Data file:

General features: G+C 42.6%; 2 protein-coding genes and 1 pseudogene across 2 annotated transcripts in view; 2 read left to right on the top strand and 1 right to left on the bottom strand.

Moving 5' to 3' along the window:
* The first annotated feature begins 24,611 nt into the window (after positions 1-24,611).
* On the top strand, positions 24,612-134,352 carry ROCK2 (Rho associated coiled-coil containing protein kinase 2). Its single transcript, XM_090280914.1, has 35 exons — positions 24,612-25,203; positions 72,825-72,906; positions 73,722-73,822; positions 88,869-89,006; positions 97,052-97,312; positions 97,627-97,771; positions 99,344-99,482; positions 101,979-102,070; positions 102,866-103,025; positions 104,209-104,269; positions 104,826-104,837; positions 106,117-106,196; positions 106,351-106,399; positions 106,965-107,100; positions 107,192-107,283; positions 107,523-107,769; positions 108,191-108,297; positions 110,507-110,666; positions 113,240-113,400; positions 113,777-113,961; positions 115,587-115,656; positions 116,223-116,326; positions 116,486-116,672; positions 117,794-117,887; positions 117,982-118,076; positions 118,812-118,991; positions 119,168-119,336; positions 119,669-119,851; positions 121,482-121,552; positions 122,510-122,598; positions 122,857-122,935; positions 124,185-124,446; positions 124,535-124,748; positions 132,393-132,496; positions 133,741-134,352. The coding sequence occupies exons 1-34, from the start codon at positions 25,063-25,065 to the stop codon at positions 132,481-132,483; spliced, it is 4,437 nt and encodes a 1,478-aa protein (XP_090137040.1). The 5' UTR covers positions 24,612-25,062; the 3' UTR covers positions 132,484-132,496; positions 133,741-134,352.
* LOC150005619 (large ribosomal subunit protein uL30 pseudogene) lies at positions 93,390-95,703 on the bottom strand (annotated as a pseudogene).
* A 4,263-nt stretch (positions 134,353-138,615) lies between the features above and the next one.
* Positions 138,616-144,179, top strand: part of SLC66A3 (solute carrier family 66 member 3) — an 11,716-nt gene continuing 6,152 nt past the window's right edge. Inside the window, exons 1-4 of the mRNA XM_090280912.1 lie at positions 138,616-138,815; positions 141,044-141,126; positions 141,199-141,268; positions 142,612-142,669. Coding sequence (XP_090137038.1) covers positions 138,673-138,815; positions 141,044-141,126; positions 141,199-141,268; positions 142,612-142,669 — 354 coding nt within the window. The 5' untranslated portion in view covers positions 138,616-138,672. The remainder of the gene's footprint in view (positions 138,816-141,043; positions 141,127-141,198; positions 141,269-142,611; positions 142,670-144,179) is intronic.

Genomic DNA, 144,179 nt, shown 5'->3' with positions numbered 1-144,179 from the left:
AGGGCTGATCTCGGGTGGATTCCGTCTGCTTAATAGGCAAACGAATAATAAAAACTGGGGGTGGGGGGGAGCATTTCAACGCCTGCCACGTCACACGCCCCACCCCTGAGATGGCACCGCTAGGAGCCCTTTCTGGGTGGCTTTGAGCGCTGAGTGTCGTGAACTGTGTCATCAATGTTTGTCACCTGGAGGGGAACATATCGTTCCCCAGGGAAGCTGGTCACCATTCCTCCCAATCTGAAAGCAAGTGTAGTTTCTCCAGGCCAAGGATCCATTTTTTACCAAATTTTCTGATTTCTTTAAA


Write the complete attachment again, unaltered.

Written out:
General features: G+C 42.6%; 2 protein-coding genes and 1 pseudogene across 2 annotated transcripts in view; 2 read left to right on the top strand and 1 right to left on the bottom strand.

Moving 5' to 3' along the window:
* The first annotated feature begins 24,611 nt into the window (after positions 1-24,611).
* On the top strand, positions 24,612-134,352 carry ROCK2 (Rho associated coiled-coil containing protein kinase 2). Its single transcript, XM_090280914.1, has 35 exons — positions 24,612-25,203; positions 72,825-72,906; positions 73,722-73,822; positions 88,869-89,006; positions 97,052-97,312; positions 97,627-97,771; positions 99,344-99,482; positions 101,979-102,070; positions 102,866-103,025; positions 104,209-104,269; positions 104,826-104,837; positions 106,117-106,196; positions 106,351-106,399; positions 106,965-107,100; positions 107,192-107,283; positions 107,523-107,769; positions 108,191-108,297; positions 110,507-110,666; positions 113,240-113,400; positions 113,777-113,961; positions 115,587-115,656; positions 116,223-116,326; positions 116,486-116,672; positions 117,794-117,887; positions 117,982-118,076; positions 118,812-118,991; positions 119,168-119,336; positions 119,669-119,851; positions 121,482-121,552; positions 122,510-122,598; positions 122,857-122,935; positions 124,185-124,446; positions 124,535-124,748; positions 132,393-132,496; positions 133,741-134,352. The coding sequence occupies exons 1-34, from the start codon at positions 25,063-25,065 to the stop codon at positions 132,481-132,483; spliced, it is 4,437 nt and encodes a 1,478-aa protein (XP_090137040.1). The 5' UTR covers positions 24,612-25,062; the 3' UTR covers positions 132,484-132,496; positions 133,741-134,352.
* LOC150005619 (large ribosomal subunit protein uL30 pseudogene) lies at positions 93,390-95,703 on the bottom strand (annotated as a pseudogene).
* A 4,263-nt stretch (positions 134,353-138,615) lies between the features above and the next one.
* Positions 138,616-144,179, top strand: part of SLC66A3 (solute carrier family 66 member 3) — an 11,716-nt gene continuing 6,152 nt past the window's right edge. Inside the window, exons 1-4 of the mRNA XM_090280912.1 lie at positions 138,616-138,815; positions 141,044-141,126; positions 141,199-141,268; positions 142,612-142,669. Coding sequence (XP_090137038.1) covers positions 138,673-138,815; positions 141,044-141,126; positions 141,199-141,268; positions 142,612-142,669 — 354 coding nt within the window. The 5' untranslated portion in view covers positions 138,616-138,672. The remainder of the gene's footprint in view (positions 138,816-141,043; positions 141,127-141,198; positions 141,269-142,611; positions 142,670-144,179) is intronic.

Genomic DNA, 144,179 nt, shown 5'->3' with positions numbered 1-144,179 from the left:
AGGGCTGATCTCGGGTGGATTCCGTCTGCTTAATAGGCAAACGAATAATAAAAACTGGGGGTGGGGGGGAGCATTTCAACGCCTGCCACGTCACACGCCCCACCCCTGAGATGGCACCGCTAGGAGCCCTTTCTGGGTGGCTTTGAGCGCTGAGTGTCGTGAACTGTGTCATCAATGTTTGTCACCTGGAGGGGAACATATCGTTCCCCAGGGAAGCTGGTCACCATTCCTCCCAATCTGAAAGCAAGTGTAGTTTCTCCAGGCCAAGGATCCATTTTTTACCAAATTTTCTGATTTCTTTAAA